• Most Rescues are foster-based organizations that don't have physical facilities.
  • They usually have websites and contact emails, but not all of them have phone numbers.
  • Because they don't have a physical facility, you need to view animals in their foster network online, usually on their website but sometimes on their member pages on either PetFinder or Adopt-a-Pet.
  • If you see an animal you'd like to meet, contact the rescue using the process listed on their website or via email. They'll help you through the application process and set up a time for you to meet the animal at the foster's home.
  • Adopting from a rescue generally is the most expensive option here and takes the longest, but you get an animal that's been cared for in a loving home environment and their foster can tell you a lot about their personality.

6 Tips to Improve Your Adoption Experience

Adoption processes vary drastically from organization to organization, but here are some general tips that apply in most instances. Note that we'll use the term "shelters" here for simplicity but it includes all types of rescue organizations.

  1. See an animal online that you'd like to meet? Call the shelter before your visit to make sure the animal is still available. This especially applies for puppies, which are adopted out quickly.
  2. Usually, you'll need to get some paperwork in order: a photo ID, vaccination/medical records for any pets you currently have, possibly your vet's contact info and a couple of personal references, and (for renters) proof you're allowed to have a pet (copy of your lease or your landlord's contact info).
  3. If you need to provide contact info for your vet, let your vet know ahead of time. Otherwise, they may not release your information.
  4. Many shelters require your current dogs to meet adoptive dogs. Your current dogs need to be up-to-date on vaccinations.
  5. Some shelters require you to schedule a home visit to ensure a suitable living environment for the new animal.
  6. Adoption fees may seem excessive, but they're actually amazing values. Truthfully, caring for a pet is expensive. Most adoption fees include required medical care to get the animal ready for their new home including (but not limited to) spay/neuter surgery, vaccinations, general vet exams, flea/tick treatment, deworming, heartworm testing/treatment for dogs, and feline leukemia and feline AIDS testing/treatment for cats. In general, your adoption fee is less than the cost of this care, so you're saving money in addition to your new animal's life!

If you have any questions about adopting an animal (what you'll need, what to expect, etc.) feel free to contact the PetLists team!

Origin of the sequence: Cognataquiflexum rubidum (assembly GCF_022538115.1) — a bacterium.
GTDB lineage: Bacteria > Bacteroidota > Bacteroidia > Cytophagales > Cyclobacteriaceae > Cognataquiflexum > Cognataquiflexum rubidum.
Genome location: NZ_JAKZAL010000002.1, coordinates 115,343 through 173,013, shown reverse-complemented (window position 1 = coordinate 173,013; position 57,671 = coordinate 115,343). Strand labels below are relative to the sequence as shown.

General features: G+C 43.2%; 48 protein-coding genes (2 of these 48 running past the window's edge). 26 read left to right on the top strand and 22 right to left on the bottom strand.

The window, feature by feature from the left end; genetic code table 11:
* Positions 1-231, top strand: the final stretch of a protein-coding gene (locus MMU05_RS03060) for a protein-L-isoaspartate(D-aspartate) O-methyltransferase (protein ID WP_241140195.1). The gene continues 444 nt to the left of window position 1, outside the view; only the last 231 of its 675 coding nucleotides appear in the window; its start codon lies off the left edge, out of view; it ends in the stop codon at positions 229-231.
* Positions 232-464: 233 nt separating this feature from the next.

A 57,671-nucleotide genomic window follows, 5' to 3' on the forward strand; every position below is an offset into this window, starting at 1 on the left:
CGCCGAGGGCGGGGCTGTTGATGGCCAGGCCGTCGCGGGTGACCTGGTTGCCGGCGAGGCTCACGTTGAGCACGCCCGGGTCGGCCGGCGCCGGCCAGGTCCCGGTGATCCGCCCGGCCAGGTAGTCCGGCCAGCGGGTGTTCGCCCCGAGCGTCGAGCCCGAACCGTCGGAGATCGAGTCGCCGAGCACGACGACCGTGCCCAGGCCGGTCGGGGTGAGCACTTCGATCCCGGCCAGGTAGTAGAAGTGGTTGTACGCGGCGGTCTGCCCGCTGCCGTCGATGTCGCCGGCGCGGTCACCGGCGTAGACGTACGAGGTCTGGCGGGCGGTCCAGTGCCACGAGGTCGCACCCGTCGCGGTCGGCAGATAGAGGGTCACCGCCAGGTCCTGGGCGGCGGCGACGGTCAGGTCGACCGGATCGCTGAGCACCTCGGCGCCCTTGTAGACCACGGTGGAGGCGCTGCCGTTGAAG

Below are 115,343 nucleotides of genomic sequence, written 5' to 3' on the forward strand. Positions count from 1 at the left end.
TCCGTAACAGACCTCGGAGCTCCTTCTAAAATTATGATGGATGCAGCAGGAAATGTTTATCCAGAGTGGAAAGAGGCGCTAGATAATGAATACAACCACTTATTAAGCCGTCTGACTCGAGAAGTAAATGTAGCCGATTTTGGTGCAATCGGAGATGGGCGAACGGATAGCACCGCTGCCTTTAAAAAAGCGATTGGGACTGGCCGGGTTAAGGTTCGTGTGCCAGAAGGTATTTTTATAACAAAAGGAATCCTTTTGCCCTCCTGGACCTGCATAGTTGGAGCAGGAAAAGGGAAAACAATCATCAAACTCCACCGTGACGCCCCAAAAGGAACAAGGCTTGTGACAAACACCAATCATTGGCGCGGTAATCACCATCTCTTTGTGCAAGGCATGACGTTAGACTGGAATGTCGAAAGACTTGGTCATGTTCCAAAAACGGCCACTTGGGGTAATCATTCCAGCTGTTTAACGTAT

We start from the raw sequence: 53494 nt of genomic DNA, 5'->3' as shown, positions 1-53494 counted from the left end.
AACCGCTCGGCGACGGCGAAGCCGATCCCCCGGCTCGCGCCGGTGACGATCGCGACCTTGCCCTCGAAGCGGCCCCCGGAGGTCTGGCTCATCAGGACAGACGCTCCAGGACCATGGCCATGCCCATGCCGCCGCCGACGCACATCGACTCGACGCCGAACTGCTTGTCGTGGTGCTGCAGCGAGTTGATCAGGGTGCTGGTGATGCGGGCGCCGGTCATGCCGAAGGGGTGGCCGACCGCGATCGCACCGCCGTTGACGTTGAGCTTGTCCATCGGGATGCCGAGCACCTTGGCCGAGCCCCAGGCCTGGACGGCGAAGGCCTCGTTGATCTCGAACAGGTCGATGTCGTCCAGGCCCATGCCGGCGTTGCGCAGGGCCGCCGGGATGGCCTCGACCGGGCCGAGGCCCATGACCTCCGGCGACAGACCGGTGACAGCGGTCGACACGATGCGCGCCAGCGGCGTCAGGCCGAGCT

Adoption Process

Ready to adopt from Souris Valley Animal Shelter? You’re just a few simple steps away from gaining a best friend for life.

  1. Check out the adorable dogs and cats online.
  2. Make a plan to visit the shelter and spend time with the pet(s) you’re interested in adopting.
  3. Chat with the amazing staff. They're familiar with the pets at the shelter and can assist you with choosing the best pet for your family and your needs.
  4. Once you've found a match made in Heaven, Souris Valley Animal Shelter will gladly explain the rest of the process to you. Most times, adoptions can be finalized on the same day.

Adoption Fees

Adoption fees at Souris Valley Animal Shelter are as follows:

Dogs

  • Puppies (up to 1 year): $195
  • Adults (1+ years): $150

Cats

  • Kittens (up to 1 year): $85
  • Adults (1+ years): $75

Your adoption fee covers age-appropriate vaccinations, deworming, microchipping, free adoption counseling, and post-adoption support.

For more information about what's included in your adoption fee, or any other questions about the adoption process, reach out to
Souris Valley Animal Shelter
in
Minot
,
North Dakota
directly using the contact info above.

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Other Shelters in

North Dakota

Curious about other shelters? Here's 6 more. You can also browse all
animal shelters in
North Dakota
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You can also go back to our listing of all 50 states to find shelters elsewhere in the US.
All information on this page is accurate and up-to-date to the best of our knowledge. If you spot an error, please contact us using our contact form.
Note: Hours of operation and other information on this page are subject to change during the COVID-19 pandemic.